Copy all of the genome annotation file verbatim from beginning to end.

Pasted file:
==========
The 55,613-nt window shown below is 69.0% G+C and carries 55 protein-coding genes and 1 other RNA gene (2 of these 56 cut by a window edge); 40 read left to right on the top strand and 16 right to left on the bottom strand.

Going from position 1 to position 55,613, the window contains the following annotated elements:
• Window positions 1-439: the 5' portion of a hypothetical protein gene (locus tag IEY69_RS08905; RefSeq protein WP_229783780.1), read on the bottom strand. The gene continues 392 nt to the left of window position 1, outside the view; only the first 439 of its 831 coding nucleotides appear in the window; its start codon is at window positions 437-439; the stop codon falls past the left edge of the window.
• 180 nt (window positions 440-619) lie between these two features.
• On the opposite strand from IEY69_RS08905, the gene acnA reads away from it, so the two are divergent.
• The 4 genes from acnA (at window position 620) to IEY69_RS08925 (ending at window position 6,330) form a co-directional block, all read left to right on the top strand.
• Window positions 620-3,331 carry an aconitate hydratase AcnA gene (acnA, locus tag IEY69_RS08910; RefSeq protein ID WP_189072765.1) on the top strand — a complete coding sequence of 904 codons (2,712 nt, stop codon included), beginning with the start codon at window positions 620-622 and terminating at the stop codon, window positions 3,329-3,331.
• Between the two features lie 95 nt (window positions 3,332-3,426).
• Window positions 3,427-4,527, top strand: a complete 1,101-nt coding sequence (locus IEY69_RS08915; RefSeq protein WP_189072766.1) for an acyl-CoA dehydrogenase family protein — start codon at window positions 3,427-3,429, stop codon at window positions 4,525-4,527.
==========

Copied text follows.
The 55,613-nt window shown below is 69.0% G+C and carries 55 protein-coding genes and 1 other RNA gene (2 of these 56 cut by a window edge); 40 read left to right on the top strand and 16 right to left on the bottom strand.

Going from position 1 to position 55,613, the window contains the following annotated elements:
• Window positions 1-439: the 5' portion of a hypothetical protein gene (locus tag IEY69_RS08905; RefSeq protein WP_229783780.1), read on the bottom strand. The gene continues 392 nt to the left of window position 1, outside the view; only the first 439 of its 831 coding nucleotides appear in the window; its start codon is at window positions 437-439; the stop codon falls past the left edge of the window.
• 180 nt (window positions 440-619) lie between these two features.
• On the opposite strand from IEY69_RS08905, the gene acnA reads away from it, so the two are divergent.
• The 4 genes from acnA (at window position 620) to IEY69_RS08925 (ending at window position 6,330) form a co-directional block, all read left to right on the top strand.
• Window positions 620-3,331 carry an aconitate hydratase AcnA gene (acnA, locus tag IEY69_RS08910; RefSeq protein ID WP_189072765.1) on the top strand — a complete coding sequence of 904 codons (2,712 nt, stop codon included), beginning with the start codon at window positions 620-622 and terminating at the stop codon, window positions 3,329-3,331.
• Between the two features lie 95 nt (window positions 3,332-3,426).
• Window positions 3,427-4,527, top strand: a complete 1,101-nt coding sequence (locus IEY69_RS08915; RefSeq protein WP_189072766.1) for an acyl-CoA dehydrogenase family protein — start codon at window positions 3,427-3,429, stop codon at window positions 4,525-4,527.